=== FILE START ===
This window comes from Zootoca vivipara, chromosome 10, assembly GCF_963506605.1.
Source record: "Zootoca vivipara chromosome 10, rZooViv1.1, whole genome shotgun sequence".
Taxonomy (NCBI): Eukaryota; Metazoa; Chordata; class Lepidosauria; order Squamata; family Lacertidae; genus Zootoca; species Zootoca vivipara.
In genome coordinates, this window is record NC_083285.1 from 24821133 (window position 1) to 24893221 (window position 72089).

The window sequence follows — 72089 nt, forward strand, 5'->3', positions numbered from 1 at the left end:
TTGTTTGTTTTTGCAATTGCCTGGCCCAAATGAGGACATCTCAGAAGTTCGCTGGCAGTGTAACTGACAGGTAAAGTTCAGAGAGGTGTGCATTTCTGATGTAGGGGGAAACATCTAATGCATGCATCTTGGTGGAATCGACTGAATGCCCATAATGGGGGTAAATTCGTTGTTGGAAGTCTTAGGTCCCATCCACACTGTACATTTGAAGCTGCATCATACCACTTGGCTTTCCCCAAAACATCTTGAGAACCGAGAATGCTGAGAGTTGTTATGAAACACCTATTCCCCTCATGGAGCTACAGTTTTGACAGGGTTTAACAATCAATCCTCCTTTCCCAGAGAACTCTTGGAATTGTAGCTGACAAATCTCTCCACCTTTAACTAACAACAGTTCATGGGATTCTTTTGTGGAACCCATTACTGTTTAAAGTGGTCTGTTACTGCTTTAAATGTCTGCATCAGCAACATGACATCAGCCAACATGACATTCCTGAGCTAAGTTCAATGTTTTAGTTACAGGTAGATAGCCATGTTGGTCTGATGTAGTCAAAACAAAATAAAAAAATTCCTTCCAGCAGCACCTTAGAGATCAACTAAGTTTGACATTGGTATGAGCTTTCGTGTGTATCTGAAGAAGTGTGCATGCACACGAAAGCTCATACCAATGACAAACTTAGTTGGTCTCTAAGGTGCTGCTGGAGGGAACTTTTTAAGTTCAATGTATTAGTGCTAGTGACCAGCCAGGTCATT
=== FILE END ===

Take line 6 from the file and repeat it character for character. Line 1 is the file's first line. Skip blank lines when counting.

TTGTTTGTTTTTGCAATTGCCTGGCCCAAATGAGGACATCTCAGAAGTTCGCTGGCAGTGTAACTGACAGGTAAAGTTCAGAGAGGTGTGCATTTCTGATGTAGGGGGAAACATCTAATGCATGCATCTTGGTGGAATCGACTGAATGCCCATAATGGGGGTAAATTCGTTGTTGGAAGTCTTAGGTCCCATCCACACTGTACATTTGAAGCTGCATCATACCACTTGGCTTTCCCCAAAACATCTTGAGAACCGAGAATGCTGAGAGTTGTTATGAAACACCTATTCCCCTCATGGAGCTACAGTTTTGACAGGGTTTAACAATCAATCCTCCTTTCCCAGAGAACTCTTGGAATTGTAGCTGACAAATCTCTCCACCTTTAACTAACAACAGTTCATGGGATTCTTTTGTGGAACCCATTACTGTTTAAAGTGGTCTGTTACTGCTTTAAATGTCTGCATCAGCAACATGACATCAGCCAACATGACATTCCTGAGCTAAGTTCAATGTTTTAGTTACAGGTAGATAGCCATGTTGGTCTGATGTAGTCAAAACAAAATAAAAAAATTCCTTCCAGCAGCACCTTAGAGATCAACTAAGTTTGACATTGGTATGAGCTTTCGTGTGTATCTGAAGAAGTGTGCATGCACACGAAAGCTCATACCAATGACAAACTTAGTTGGTCTCTAAGGTGCTGCTGGAGGGAACTTTTTAAGTTCAATGTATTAGTGCTAGTGACCAGCCAGGTCATT